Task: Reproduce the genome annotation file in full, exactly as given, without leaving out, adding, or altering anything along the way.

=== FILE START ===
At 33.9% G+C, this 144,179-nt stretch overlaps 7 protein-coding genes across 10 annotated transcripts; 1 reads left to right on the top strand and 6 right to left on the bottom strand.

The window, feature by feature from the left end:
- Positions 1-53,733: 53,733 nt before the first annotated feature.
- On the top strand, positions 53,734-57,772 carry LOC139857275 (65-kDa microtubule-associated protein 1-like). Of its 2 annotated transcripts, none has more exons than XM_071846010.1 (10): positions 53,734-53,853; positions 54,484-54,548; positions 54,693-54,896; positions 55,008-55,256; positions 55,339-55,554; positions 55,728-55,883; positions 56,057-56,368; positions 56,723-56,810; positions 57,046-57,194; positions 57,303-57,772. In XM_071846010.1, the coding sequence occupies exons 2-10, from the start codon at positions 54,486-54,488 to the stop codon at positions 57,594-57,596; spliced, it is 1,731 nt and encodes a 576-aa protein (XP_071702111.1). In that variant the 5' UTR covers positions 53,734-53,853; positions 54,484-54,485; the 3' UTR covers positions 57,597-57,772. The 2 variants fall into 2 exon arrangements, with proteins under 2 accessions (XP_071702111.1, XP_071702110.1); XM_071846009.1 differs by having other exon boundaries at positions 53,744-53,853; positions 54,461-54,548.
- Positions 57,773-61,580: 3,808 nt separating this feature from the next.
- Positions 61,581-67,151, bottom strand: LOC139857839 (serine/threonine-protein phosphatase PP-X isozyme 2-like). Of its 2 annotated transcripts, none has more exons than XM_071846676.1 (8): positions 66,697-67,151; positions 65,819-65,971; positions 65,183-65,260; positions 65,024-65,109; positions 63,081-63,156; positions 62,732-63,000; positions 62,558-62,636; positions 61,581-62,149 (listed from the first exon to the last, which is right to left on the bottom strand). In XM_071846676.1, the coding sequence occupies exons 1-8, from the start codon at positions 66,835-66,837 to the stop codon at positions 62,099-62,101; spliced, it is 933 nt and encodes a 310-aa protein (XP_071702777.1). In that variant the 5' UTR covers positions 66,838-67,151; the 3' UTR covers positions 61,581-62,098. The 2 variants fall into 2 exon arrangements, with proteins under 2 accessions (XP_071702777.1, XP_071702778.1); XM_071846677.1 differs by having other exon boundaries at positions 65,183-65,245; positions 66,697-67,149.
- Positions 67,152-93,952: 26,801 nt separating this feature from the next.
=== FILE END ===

At 33.9% G+C, this 144,179-nt stretch overlaps 7 protein-coding genes across 10 annotated transcripts; 1 reads left to right on the top strand and 6 right to left on the bottom strand.

The window, feature by feature from the left end:
- Positions 1-53,733: 53,733 nt before the first annotated feature.
- On the top strand, positions 53,734-57,772 carry LOC139857275 (65-kDa microtubule-associated protein 1-like). Of its 2 annotated transcripts, none has more exons than XM_071846010.1 (10): positions 53,734-53,853; positions 54,484-54,548; positions 54,693-54,896; positions 55,008-55,256; positions 55,339-55,554; positions 55,728-55,883; positions 56,057-56,368; positions 56,723-56,810; positions 57,046-57,194; positions 57,303-57,772. In XM_071846010.1, the coding sequence occupies exons 2-10, from the start codon at positions 54,486-54,488 to the stop codon at positions 57,594-57,596; spliced, it is 1,731 nt and encodes a 576-aa protein (XP_071702111.1). In that variant the 5' UTR covers positions 53,734-53,853; positions 54,484-54,485; the 3' UTR covers positions 57,597-57,772. The 2 variants fall into 2 exon arrangements, with proteins under 2 accessions (XP_071702111.1, XP_071702110.1); XM_071846009.1 differs by having other exon boundaries at positions 53,744-53,853; positions 54,461-54,548.
- Positions 57,773-61,580: 3,808 nt separating this feature from the next.
- Positions 61,581-67,151, bottom strand: LOC139857839 (serine/threonine-protein phosphatase PP-X isozyme 2-like). Of its 2 annotated transcripts, none has more exons than XM_071846676.1 (8): positions 66,697-67,151; positions 65,819-65,971; positions 65,183-65,260; positions 65,024-65,109; positions 63,081-63,156; positions 62,732-63,000; positions 62,558-62,636; positions 61,581-62,149 (listed from the first exon to the last, which is right to left on the bottom strand). In XM_071846676.1, the coding sequence occupies exons 1-8, from the start codon at positions 66,835-66,837 to the stop codon at positions 62,099-62,101; spliced, it is 933 nt and encodes a 310-aa protein (XP_071702777.1). In that variant the 5' UTR covers positions 66,838-67,151; the 3' UTR covers positions 61,581-62,098. The 2 variants fall into 2 exon arrangements, with proteins under 2 accessions (XP_071702777.1, XP_071702778.1); XM_071846677.1 differs by having other exon boundaries at positions 65,183-65,245; positions 66,697-67,149.
- Positions 67,152-93,952: 26,801 nt separating this feature from the next.